21 December 2008

Resorts World Sentosa dolphins: what do they go through?

Earth Island Institute in the Philippines slammed Ocean Adventure Park at Subic for taking the seven dolphins from the Solomon Islands. The Institute says the export of dolphins from the Solomon Islands was controversial because the animals could not be declared sustainable since there were no scientific or baseline studies on the current stock and population of dolphins in that area.

Another 11 dolphins are expected to arrive there from the Solomon Islands. The animals are going to be trained at Ocean Adventure for about a year. According to the Earth Island Institute, Resorts World Sentosa will be the final destination of the trained dolphins.

From media reports, it appears Ocean Adventure Park has not fulfilled legal obligations to be a bona fide operation with an effort to stop construction in 2001 and a recent effort in Mar 08 "for continuing to present marine mammal shows in violation of the Animal Welfare Act".

Media reports also suggest Ocean Adventure Park obtained false killer whales (which are actually dolphins) from the infamous Japanese dolphin round up in Taji. Eventually some of these animals died at the Park.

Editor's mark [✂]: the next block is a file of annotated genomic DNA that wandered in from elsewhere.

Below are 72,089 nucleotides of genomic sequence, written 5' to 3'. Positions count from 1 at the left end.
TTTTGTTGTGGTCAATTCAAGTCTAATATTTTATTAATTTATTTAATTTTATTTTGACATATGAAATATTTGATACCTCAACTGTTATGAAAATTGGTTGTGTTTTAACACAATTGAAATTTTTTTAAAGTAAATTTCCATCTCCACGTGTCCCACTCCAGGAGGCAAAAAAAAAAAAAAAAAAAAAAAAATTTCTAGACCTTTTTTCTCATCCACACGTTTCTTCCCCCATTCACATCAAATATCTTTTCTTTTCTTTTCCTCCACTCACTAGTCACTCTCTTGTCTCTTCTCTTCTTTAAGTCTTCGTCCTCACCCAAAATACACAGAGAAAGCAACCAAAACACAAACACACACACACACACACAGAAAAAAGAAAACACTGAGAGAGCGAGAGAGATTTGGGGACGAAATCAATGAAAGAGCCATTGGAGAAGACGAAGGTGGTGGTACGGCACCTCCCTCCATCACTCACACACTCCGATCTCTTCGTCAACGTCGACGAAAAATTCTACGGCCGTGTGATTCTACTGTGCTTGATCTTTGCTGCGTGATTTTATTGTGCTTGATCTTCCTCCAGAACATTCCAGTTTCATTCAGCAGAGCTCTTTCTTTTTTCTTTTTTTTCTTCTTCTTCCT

Swim With Dolphins Theme Park in Hot Water
Extracts from Environmental News Service
In 2001, when work on the Ocean Adventure Park first started, the Philippines Department of Environment and Natural Resources (DENR) issued a cease and desist order against it. It is alleged the developer did not receive an environmental clearance certificate to build the Park. Animal welfare organizations did not see the swim with dolphins plan in an educational light.

The Park's swim with the dolphins programs came under fire: This "adds an increased element of exploitation without adding any perceivable additional educational benefits," wrote the Humane Society of the United States.

"It has been well documented in our facilities that the dolphins do not fare well in captivity," wrote San Diego Animal Advocates. "It would be distressing to see Mr. Desmond profit from the exploitation of your ocean treasures."

"Mr. Desmond’s plan is not only severely threatening to the dolphin population, it also represents one more example of a U.S. citizen profiting from the exploitation of a Philippine resource," wrote the 65,000 member In Defense of Animals group.

"Rather than confining dolphins to a holding facility, you can offer your citizens and visiting guests the opportunity to observe dolphins in their natural environment through boat tours and other outdoor activities," suggested the Doris Day Animal League.

Rights groups seek end of dolphin show
Leila Salaverria, Philippine Daily Inquirer 17 Mar 08;
An animal welfare group and an environmental institute have asked the Court of Appeals to order the Department of Justice to prosecute a Subic-based firm for continuing to present marine mammal shows in violation of the Animal Welfare Act.